Tag Archives: Patients

Walking Through the Digital Door: Video Consultations During COVID-19 and Beyond

The “NHS Long-Term Plan” (2019) is a five-year plan describing how NHS services should be redesigned for the next decade. This plan includes making better use of digital technologies, such as video consultations. While video consultations have potential advantages for patients and hospital systems,[1] they may make patients uncomfortable. If patients do not walk through the ‘digital door’ to attend a video consultation, then potential advantages cannot be realised. Likely the motto of “build it and they will come” is insufficient. Instead, we need to support patients so that they come the first time and return after that. 

What support that patients need is, at least in part, an empirical question that we plan to address in a future study. One way to support attendance may be with the behavioural science principle of ‘defaults’ – people tend to ‘go with the flow’ of pre-set options.[2] Defaults have been used to influence organ donations by adding the word ‘don’t’ to an application, i.e. “If you want to be an organ donor, please check here,” vs. “If you don’t want to be an organ donor, please check here”. In a simulated study, 42% of people opted-in to become organ donors given the original phrasing, and 82% did not opt-out given the second.[3] In other words, the realised organ donation rate nearly doubled by changing the default option. Until April 2020 England had an opt-in system with 38% of people having opted-in to become organ donors. When England’s law changed to an opt-out system in May 2020 the assumed donor rate has increased instantly. Time will tell how many people fill out the form to opt-out, but the present authors suspect the resultant donor rate to remain higher than 38%.

Defaults have been used to influence people’s behaviour in many contexts, e.g. how much money people save for retirement,[4] physicians’ medication use,[5] and purchases of healthy foods.[6] At least three psychological mechanisms are at play: endorsement (believing the proposed default is recommended), endowment (believing the default is normal), and ease (taking up the proposed default is simpler than refusing it).[7,8] Re-framing an invitation to attend an outpatient appointment from ‘in-person’ to ‘video’ creates a new default ‘endorsed’ mode of attendance that is ‘easier’ to accept than refuse. However, if a substantial number of patients refuse an invitation to attend a video consultation, this would suggest that more support is needed to garner people’s acceptance.

An ideal experimental test of the default effect on out-patient appointment attendance would occur in the field setting, similar to our work on influenza vaccination letters.[9] But (without tremendous follow-up efforts) this approach provides a limited ability to explore barriers and facilitators patients believe influence their choices. These beliefs undoubtably influence whether patients attend. To explore how default options and beliefs influence whether patients accept an invitation to attend a video consultation, we will conduct a simulated study with patients from the site Prolific Academic. Prolific Academic contains thousands of people prepared to answer researchers’ questions who can be filtered on criteria such as health status, age, and education. Our research will utilise an online experiment with quantitative and qualitative items. We plan to compare our findings to real hospital data on video consultations before and after COVID-19, which may have provided the impetus for more patients to engage in digital healthcare.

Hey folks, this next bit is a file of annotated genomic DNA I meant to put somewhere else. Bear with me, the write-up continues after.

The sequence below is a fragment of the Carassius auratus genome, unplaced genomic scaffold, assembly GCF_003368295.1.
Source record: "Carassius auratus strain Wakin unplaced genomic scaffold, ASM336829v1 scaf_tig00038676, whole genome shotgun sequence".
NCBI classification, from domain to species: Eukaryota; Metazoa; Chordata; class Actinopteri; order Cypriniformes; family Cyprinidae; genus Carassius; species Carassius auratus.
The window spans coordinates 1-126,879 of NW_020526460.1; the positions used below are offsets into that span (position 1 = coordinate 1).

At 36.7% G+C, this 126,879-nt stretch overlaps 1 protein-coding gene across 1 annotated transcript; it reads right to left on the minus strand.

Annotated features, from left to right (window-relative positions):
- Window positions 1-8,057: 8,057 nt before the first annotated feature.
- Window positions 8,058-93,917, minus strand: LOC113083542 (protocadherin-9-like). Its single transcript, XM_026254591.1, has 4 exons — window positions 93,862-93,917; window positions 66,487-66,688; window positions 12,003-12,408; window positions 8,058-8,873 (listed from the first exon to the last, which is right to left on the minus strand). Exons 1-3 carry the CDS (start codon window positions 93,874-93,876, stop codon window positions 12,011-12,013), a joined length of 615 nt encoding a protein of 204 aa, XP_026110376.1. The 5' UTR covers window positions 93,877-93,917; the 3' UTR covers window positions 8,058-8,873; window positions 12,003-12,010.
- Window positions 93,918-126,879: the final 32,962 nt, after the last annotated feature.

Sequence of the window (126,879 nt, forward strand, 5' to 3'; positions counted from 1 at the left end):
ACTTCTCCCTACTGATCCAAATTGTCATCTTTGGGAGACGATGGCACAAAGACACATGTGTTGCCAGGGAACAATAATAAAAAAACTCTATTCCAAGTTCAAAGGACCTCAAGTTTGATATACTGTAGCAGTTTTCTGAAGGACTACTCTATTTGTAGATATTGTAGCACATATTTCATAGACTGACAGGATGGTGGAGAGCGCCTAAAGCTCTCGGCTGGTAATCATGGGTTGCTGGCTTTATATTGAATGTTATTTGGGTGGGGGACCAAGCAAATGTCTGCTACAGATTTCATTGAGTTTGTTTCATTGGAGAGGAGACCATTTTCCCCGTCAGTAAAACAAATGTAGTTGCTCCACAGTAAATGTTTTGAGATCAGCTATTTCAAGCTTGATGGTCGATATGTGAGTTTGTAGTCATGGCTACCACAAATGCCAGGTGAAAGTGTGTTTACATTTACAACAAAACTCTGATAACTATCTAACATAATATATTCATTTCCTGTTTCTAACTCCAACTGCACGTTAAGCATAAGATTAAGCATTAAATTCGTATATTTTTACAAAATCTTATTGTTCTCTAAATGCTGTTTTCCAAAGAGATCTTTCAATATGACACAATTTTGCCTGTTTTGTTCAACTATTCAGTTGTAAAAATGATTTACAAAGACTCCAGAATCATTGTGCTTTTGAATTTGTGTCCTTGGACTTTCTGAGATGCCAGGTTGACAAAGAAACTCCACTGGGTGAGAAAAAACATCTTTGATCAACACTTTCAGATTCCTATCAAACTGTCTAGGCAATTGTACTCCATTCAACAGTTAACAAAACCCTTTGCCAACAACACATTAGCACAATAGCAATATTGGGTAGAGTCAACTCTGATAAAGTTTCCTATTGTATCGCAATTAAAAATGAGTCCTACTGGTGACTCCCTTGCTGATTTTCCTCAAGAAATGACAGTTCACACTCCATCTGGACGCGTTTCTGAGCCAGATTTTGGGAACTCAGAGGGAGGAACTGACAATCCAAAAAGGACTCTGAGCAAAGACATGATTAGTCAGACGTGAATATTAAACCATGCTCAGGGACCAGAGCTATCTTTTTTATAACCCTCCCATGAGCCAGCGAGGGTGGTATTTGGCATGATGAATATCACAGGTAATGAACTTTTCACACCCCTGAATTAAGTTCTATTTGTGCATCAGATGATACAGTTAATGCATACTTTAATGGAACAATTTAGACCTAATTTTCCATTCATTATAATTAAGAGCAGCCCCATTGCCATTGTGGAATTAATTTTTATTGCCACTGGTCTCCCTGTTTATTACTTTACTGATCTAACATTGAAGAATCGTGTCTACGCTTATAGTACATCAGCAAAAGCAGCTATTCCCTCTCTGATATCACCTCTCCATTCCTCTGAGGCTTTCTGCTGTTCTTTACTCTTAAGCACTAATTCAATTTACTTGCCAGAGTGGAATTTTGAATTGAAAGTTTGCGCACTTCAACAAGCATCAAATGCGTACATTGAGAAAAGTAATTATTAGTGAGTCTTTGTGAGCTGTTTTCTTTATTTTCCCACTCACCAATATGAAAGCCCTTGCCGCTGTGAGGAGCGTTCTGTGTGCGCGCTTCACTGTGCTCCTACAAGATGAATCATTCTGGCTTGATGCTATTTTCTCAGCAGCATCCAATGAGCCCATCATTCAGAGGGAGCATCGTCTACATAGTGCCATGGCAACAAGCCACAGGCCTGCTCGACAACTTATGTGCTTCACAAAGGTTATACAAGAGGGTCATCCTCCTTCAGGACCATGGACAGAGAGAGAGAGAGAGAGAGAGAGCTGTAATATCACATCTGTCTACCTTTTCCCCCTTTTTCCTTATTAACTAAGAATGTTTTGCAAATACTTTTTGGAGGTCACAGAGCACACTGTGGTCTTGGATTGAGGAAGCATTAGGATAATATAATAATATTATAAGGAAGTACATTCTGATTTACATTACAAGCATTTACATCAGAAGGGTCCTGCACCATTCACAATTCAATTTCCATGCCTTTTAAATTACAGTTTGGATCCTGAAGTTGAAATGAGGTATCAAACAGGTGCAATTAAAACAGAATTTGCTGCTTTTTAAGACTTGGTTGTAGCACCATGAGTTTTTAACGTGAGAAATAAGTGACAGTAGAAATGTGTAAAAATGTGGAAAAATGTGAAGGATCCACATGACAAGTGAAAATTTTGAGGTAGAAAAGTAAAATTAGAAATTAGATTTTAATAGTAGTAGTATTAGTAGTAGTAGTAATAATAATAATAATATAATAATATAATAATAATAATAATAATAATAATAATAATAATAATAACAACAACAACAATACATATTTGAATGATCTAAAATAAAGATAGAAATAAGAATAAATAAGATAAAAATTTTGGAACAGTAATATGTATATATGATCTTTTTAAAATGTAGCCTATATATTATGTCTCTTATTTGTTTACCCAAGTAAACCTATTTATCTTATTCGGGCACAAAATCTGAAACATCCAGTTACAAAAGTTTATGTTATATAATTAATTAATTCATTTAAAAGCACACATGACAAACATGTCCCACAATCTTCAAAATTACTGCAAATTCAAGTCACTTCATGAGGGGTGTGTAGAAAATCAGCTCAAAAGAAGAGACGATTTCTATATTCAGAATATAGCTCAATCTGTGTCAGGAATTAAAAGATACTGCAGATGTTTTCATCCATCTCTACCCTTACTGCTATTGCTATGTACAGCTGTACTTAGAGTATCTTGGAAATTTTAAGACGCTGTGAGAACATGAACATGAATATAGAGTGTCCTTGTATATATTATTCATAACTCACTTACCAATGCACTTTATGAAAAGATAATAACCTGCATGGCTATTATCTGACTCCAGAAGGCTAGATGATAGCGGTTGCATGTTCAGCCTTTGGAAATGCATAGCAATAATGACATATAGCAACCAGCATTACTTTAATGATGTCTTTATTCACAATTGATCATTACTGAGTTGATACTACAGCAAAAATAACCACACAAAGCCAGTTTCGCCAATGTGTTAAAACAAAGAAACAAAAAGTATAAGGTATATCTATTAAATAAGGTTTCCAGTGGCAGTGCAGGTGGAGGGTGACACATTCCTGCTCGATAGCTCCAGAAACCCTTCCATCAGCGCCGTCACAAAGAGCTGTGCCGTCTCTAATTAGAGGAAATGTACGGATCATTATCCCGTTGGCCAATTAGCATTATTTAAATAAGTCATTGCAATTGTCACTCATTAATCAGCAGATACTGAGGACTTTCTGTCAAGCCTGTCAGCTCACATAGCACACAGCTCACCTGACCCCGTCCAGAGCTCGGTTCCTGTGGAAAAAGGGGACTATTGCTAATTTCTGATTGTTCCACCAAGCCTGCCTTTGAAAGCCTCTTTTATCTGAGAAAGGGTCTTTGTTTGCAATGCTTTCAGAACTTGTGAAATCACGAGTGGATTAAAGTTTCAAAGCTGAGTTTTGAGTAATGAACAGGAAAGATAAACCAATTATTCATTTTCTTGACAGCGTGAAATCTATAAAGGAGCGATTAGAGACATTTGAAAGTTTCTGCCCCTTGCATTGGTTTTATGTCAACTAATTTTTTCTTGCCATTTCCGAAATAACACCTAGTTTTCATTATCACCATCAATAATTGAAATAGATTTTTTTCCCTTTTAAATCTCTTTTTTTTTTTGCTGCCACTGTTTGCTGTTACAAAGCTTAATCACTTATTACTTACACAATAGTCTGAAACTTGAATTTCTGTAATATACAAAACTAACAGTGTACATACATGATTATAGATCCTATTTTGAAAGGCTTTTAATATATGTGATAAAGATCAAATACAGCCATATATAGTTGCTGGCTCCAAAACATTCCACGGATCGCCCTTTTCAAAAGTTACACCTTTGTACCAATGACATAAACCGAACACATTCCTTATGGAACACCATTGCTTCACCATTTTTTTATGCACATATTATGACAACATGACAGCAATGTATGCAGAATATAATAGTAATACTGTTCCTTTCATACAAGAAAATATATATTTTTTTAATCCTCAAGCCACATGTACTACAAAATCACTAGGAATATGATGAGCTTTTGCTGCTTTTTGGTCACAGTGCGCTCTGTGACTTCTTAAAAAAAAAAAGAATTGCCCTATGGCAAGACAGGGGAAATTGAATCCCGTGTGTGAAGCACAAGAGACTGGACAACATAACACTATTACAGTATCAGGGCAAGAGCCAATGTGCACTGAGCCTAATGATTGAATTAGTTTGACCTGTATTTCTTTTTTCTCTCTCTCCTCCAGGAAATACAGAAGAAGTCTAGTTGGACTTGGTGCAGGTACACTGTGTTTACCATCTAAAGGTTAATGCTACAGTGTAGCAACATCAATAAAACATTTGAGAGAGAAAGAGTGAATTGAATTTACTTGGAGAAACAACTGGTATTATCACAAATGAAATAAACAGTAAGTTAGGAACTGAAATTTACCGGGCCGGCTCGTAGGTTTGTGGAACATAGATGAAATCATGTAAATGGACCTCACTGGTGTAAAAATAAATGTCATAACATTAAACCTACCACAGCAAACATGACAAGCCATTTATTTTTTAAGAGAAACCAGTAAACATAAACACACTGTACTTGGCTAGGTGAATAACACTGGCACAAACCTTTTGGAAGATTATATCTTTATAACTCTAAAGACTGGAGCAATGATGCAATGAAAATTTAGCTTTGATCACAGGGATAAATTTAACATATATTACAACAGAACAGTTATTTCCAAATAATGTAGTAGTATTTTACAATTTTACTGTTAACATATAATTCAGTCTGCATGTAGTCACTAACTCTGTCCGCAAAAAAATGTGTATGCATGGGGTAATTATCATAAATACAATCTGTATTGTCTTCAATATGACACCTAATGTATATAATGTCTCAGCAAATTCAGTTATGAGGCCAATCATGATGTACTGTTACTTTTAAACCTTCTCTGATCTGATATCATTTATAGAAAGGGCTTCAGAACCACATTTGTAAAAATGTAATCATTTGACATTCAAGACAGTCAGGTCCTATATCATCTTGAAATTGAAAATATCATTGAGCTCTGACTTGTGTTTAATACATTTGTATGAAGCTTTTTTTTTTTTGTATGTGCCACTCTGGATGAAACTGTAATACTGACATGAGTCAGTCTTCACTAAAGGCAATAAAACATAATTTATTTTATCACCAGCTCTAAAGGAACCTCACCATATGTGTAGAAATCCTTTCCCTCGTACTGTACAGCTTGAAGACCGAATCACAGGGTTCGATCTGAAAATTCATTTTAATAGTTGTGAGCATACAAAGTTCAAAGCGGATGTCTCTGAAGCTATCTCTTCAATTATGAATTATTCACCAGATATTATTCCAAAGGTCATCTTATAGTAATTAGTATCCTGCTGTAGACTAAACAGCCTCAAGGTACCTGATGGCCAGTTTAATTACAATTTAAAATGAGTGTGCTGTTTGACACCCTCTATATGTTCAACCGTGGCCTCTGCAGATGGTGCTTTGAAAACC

Conversations with researchers across ARC WM’s themes and with public contributors suggest several barriers and facilitators to the uptake of video consultations. For instance, while the location of in-person consultations was obvious, video consultations require patients to make an additional choice about where they feel comfortable attending. Whether attending from home or work, new privacy concerns arise regarding what other people can overhear across physical and digital space. Our research will show how much such concerns matter to patients, and suggest what additional support should be offered to increase patients’ attendance within their invitation to attend. If COVID-19 hasn’t provided the push that patients need to walk through the digital door, this research will help us understand why. Equally, if it has, we will be better equipped to sustain and expand the shift, and in so doing help realise the NHS Long-Term Plan.

Kelly Ann Schmidtke (Assistant Professor) and Laura Kudrna (Research Fellow)


References:

  1. Greenhalgh T, et al. Virtual Online Consultations: Advantages and Limitations (VOCAL) Study. BMJ Open 2016; 6: e009388. 
  2. Dolan P, et al. Influencing Behaviour: The Mindspace Way. J Econ Psychol. 2012; 33(1): 264-77.
  3. Johnson EJ, Goldstein D. Do Defaults Save Lives? Science. 2003; 302(5649): 1338-9. 
  4. Madrian BC, Shea DF. The Power of Suggestion: Inertia in 401(k) Participation and Savings Behaviour. Q J Econ. 2001; 116(4):1149–87. 
  5. Ansher C, et al. Better Medicine by Default. Med Decis Making. 2014; 34(2):147-58. 
  6. Peters J, et al. Using Healthy Defaults in Walt Disney World Restaurants to Improve Nutritional Choices. J Assoc Consum Res. 2016; 1(1): 92-103.
  7. Jachimowicz JM, et al. When and Why Defaults Influence Decisions: a Meta-Analysis of Default Effects. Behav Public Policy. 2019; 3(2): 159-86. 
  8. Dinner I, et al. Partitioning Default Effects: Why People Choose Not to Choose. J Exp Psychol Appl. 2011; 17(4): 332-41. 
  9. Schmidtke KA, et al. Randomised controlled trial of a theory-based intervention to prompt front-line staff to take up the seasonal influenza vaccine. BMJ Qual Saf. 2020; 29(3): 189-97.